In a speech today (29 Sept) Prime Minister @BorisJohnson set out his plans for a “Lifetime Skills Guarantee” to the transform the training and skills system and prepare workers for a post-Covid economy, making it fit for the 21st century economy, and helping the country build back better.
Adults without an A-Level or equivalent qualification will be offered a free, fully-funded college course – providing them with skills valued by employers, and the opportunity to study at a time and location that suits them.
Responding, Becci Newton, Deputy Director, Public Policy ResearchInstitute for Employment Studies, said:
“A skills based response in this recession is something I strongly support and using / extending the existing policy framework to provide training options for those with low skills is incredibly important. There are some questions about whether a single Level 3 is enough for the most vulnerable – as people and employers need a rounded set of skills.
“A substantial Level 3 programme is likely to be most supportive of needs on both sides however, to reach a judgement we need to understand the qualifications that will be funded and how these add value. There is a risk here given the restructuring of vocational qualifications in recent years. There is also a question about the funding level and whether it will be enough to attract people to training.
“And people who have already been working may prefer some shorter schemes that support sector-transfer such as sector-based work academies or at least a system that accredits their prior learning and experiential learning rather than taking them back to the start. The 13 week provision is welcome, but branding it a bootcamp could be unhelpful. We have some existing models from the national retraining scheme that we should consider.”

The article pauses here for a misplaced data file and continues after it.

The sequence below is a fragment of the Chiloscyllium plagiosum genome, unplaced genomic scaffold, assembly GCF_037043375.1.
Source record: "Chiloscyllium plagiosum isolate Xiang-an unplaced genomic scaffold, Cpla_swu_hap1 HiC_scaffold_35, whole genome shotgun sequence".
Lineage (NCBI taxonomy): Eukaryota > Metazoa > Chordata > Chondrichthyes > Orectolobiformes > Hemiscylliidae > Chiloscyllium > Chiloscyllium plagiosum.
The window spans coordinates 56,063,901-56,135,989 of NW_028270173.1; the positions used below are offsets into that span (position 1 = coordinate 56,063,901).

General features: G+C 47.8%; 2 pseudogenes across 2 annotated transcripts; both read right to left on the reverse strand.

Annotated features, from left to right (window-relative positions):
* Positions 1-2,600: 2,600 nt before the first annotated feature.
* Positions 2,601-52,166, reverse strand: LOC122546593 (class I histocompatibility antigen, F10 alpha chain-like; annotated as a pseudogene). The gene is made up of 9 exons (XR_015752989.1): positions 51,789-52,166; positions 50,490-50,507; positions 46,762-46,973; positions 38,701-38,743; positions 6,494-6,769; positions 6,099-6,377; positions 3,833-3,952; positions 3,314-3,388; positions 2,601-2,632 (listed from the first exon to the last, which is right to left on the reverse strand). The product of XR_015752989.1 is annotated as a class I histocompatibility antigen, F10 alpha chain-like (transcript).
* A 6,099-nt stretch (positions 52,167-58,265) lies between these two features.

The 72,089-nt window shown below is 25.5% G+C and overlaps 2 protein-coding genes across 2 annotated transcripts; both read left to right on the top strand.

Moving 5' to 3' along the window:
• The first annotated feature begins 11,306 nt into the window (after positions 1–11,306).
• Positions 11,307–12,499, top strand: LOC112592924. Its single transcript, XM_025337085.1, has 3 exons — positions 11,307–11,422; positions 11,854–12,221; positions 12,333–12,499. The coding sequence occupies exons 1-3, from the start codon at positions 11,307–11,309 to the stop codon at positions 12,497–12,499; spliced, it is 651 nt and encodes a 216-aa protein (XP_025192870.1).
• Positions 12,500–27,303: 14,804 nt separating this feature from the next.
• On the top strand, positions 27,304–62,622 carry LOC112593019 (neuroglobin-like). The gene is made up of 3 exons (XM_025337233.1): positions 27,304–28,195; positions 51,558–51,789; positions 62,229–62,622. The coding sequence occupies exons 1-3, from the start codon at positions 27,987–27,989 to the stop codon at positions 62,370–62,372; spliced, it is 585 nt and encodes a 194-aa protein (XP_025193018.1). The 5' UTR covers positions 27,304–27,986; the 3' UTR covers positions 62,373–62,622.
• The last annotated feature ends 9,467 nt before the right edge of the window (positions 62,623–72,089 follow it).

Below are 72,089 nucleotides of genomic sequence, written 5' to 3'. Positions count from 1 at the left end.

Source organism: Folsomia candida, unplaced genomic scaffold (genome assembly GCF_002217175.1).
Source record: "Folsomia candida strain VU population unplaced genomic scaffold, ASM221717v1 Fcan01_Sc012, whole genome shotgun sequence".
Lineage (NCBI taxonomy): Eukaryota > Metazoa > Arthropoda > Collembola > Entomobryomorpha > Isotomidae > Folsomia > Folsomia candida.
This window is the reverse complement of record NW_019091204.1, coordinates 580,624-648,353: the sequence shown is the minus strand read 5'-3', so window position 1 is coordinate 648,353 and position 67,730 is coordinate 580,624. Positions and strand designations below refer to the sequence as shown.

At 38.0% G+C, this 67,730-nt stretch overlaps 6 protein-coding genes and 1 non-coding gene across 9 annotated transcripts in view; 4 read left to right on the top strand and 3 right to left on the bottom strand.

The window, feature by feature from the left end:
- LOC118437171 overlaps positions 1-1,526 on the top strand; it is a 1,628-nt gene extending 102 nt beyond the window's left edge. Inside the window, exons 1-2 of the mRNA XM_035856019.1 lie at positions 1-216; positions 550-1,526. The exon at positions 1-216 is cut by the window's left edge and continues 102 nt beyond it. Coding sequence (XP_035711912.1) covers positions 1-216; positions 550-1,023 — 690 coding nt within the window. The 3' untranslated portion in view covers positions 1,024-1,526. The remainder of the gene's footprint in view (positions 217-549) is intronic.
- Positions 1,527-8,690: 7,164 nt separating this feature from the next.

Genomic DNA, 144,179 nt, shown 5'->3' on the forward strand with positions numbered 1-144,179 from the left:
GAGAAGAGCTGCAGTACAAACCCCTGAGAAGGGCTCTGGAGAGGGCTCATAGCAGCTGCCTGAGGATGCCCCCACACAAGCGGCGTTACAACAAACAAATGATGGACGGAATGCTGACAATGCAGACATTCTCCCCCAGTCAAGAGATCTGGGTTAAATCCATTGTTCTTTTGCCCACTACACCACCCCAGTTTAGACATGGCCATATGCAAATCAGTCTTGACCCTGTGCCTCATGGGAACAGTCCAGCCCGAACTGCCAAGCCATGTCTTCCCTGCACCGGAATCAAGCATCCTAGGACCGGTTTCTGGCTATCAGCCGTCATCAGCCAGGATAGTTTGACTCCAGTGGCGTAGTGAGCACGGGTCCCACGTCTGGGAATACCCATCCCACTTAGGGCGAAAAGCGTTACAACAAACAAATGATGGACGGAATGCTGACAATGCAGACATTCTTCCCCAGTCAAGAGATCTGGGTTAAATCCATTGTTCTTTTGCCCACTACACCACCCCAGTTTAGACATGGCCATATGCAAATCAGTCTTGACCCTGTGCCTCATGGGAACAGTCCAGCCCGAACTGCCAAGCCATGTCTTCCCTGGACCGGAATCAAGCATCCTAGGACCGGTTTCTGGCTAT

#Post16RevolutionaryReforms – Assisting 16-24 Year Olds without a Level 3
Given the impacts of Covid-19 on young people, their education, and employment, the post-16 white paper has some heavy lifting to do.
It was to presage the development of new technical Level 4 and 5 qualifications.
However, it now feels urgent that it drives forward a skills-centred recovery and supports preventative measures against youth scarring.
It is time to be ambitious: investment in skills can be returned through improved productivity and importantly, a healthier, more inclusive society
Rising Participation by 16-18 Year olds
We are seeing continued high participation as young people make the post-16 transition. The latest estimates show that 16-18 participation is at a record high (81.6%).
Supporting this is the funding arrangement: up to the age of 19, education and training costs are fully-funded and households can continue to receive child benefit and universal credit for 16-19 year olds in full-time further education.
Too Many 19 Year Olds do not have a Level 3 or a Level 2
However, we also need this funding to result in improved levels of attainment. In 2019, only 59.7% of young people attained Level 3 by 19, and while by the same age, 83.4% had achieved Level 2 – the level expected following compulsory schooling – this means some 16.6% still had not.
While achievement of GCSE maths and English has risen by age 19, many young people leave the 16-19 phase with low skills.
Too Few Gain Level 3 or Level 2 by age 25
Between age 19 and 25, the proportion with at least a Level 3 rises from 60% to 66% and the proportion with at least a Level 2 rises from 83% to 89%.
This means a third of 25 year olds do not have a Level 3 and more than a tenth do not have a Level 2.
The Needs of NEETs
The needs of those who get lost in transition also require consideration; being NEET at 16, with low qualifications, increases risks of being NEET at 17 and of becoming long- term unemployed/inactive from 18.
However, it can take time for young people to realise that their low qualifications are a drag on obtaining good quality employment.
Plan for Jobs
Skills are emphasised within the employment policy response to the Covid-19 recession. Under the Plan for Jobs, the government is offering financial incentives to employers to create apprenticeships (£2,000), traineeships (£1,000) and six-month Kickstart jobs (no qualification component; average £6,500 per job).